The third problem consists in the fact that this type of constitution can lead to a devaluation of the rule of law. Overestimated expectations bring with them a certain negligent attitude toward the present and an exaggerated effort to obtain things in the future; this translates into the idea that politics and not law, or better said, that the legal arena in its merely political expression, is the only thing that matters. This is linked to the type of law prevailing in Latin America, which is characterized by an enormous flexibility. The application of the constitution is less focused on the judicial enforcement of rights than on political programs that cannot be controlled in the arena of public administration. This flexibility is reinforced by the unpredictable and pressing nature of the modern world and of public administration (Ost 1988). In Latin America, legal flexibility stems from the colonial era – when the norms created by Spain were molded and adapted to the local realities by colonial authorities – and it has been reproduced by the 19Century republics, which were incapable of creating a culture of citizenship based on the protection of individuals through legal rights-a culture that could have confronted the prevailing culture of private protection through, relations, status, clientelism, and patronage.22 Referring to Brazil, Roberto Da Matta explains how individuals defend themselves and make their will prevail against the universal law, not by using another universal law, but through a personal relationship. This allows the breaking of an abstract and impersonal law, contrasted to reality and reasonableness in individual cases (Da Matta 1987). It is from this context that the Latin American countries derive their practice of legal exceptionalism in the institutional and social arenas.

Restrictive constitutionalism

Aspirational constitutionalism is far from being something that has gained calm acceptance by the different political strands operating in Latin America. At the moment its main opponents take inspiration from the economic theories of law, particularly in two currents of thought that have been highly influential in recent decades in the United States: Law and Economics23 and the neo-institutionalist school of economics.24 Despite the diversity of authors and perspectives represented in these movements, all of them share one central idea about constitutional law: economic resources should be exploited in such a way so as to produce the maximization of human satisfaction, measured by the aggregate will of consumers to pay for goods and services (Posner 1977:10). According to this conceptualization, constitutional judges must render decisions according to a principle of wealth maximization (Posner 1977:37).25 Markets efficiency, in this view, becomes the legitimate parameter to revolve tensions among fundamental rights.26 Just and correct judicial decisions, then, are those that reduce business costs– avoiding redistributive pressures – and that therefore increase wealth.27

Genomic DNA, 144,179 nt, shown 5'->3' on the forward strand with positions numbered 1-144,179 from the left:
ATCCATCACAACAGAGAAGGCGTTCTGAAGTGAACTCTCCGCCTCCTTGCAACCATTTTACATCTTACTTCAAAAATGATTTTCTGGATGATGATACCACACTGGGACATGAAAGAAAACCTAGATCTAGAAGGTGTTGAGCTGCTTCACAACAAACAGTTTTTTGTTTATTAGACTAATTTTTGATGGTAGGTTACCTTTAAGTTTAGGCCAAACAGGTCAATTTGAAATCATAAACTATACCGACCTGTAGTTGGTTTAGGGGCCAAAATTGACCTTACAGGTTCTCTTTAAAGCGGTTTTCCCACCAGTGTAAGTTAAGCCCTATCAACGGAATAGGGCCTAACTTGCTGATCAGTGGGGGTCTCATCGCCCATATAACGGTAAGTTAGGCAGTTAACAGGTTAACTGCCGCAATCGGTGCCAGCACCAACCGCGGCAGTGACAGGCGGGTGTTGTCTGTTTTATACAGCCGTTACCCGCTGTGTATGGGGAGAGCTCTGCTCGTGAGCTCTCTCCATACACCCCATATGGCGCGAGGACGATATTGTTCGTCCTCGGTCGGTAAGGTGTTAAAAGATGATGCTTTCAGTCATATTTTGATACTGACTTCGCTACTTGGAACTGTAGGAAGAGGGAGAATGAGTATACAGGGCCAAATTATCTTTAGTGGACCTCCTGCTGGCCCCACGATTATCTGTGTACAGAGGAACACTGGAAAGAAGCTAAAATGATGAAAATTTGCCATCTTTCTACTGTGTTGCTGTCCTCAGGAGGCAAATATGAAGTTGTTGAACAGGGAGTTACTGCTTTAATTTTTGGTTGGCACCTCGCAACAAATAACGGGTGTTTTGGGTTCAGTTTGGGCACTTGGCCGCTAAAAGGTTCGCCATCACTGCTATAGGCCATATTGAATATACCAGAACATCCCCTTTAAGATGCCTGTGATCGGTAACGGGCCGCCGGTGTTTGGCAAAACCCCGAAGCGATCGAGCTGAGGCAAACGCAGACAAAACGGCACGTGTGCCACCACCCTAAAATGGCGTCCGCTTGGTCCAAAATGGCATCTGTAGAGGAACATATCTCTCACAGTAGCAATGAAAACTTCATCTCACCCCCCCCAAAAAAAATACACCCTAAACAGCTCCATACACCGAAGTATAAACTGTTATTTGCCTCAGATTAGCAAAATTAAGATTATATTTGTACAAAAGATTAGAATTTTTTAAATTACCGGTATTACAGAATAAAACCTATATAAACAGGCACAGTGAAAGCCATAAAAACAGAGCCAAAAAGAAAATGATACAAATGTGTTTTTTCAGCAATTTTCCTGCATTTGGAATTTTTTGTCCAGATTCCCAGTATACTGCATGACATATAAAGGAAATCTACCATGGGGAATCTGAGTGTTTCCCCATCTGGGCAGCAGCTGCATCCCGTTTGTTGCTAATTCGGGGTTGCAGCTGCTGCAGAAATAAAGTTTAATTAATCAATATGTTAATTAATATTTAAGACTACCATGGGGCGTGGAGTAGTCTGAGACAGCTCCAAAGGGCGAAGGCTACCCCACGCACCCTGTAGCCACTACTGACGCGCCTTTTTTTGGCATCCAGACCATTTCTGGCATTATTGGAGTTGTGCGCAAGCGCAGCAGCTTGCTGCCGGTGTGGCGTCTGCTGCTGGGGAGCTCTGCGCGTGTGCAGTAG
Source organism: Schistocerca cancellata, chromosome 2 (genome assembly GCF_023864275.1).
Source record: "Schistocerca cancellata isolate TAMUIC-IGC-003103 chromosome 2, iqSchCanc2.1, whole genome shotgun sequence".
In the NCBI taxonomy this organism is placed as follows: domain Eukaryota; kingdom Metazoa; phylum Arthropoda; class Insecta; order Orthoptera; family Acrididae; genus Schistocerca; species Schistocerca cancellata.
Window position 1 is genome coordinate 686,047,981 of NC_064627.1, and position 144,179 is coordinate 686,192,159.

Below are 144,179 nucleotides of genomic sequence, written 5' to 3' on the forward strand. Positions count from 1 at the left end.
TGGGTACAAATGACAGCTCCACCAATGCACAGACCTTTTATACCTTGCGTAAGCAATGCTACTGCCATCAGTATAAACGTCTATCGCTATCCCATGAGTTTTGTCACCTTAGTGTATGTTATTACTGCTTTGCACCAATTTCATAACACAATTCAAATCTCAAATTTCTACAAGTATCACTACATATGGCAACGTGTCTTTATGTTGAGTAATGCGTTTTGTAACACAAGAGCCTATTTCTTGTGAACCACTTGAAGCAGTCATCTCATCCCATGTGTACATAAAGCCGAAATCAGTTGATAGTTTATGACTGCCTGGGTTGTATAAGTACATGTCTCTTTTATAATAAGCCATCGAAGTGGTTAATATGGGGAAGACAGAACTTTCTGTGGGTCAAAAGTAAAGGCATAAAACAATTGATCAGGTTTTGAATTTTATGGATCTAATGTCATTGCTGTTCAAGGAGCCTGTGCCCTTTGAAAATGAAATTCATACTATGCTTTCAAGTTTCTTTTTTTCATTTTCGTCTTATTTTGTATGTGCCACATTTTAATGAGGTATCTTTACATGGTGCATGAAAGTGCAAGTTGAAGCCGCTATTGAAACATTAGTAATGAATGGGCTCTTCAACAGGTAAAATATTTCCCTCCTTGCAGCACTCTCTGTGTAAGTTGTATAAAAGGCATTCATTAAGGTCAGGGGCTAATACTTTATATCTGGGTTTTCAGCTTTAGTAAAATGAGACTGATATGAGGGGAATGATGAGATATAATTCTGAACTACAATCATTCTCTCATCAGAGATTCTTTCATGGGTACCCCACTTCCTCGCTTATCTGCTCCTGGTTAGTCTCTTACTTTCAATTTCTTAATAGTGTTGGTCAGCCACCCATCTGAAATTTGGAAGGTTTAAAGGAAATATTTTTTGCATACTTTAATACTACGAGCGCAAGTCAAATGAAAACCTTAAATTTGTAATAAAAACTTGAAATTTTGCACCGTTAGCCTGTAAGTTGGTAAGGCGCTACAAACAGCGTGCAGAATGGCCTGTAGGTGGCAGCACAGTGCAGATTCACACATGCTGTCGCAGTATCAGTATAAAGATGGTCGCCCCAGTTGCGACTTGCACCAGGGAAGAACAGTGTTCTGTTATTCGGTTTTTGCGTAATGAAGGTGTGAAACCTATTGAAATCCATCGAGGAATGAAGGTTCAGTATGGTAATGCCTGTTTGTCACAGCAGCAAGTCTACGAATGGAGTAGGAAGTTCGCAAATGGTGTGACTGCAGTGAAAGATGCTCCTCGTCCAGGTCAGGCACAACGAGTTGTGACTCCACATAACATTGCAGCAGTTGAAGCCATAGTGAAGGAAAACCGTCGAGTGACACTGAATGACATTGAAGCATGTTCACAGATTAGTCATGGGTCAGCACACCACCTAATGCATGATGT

These ideas serve their Latin American proponents to strike at the heart of aspirational constitutionalism and in particular the notion it espouses of social rights as actionable rights. According to them, the enshrinement of social rights in the constitution has only a symbolic character or in the best scenario a “programmatic” one. Aspirational constitutionalism, in this view, ends up by questioning and making property rights and classical liberal rights uncertain and therefore ends by operating against the market, development and in the last instance, equity. 28 The only viable way that social rights can be established, in this view, is for a legislator, through a democratic debate, to decide that sufficient resources are in place for the State to commit itself to protect them. These ideas have produced a new model of constitutionalist that can be termed restrictive constitutionalism. Its can be differentiated not only from aspirational constitutionalism but all from protective constitutionalism.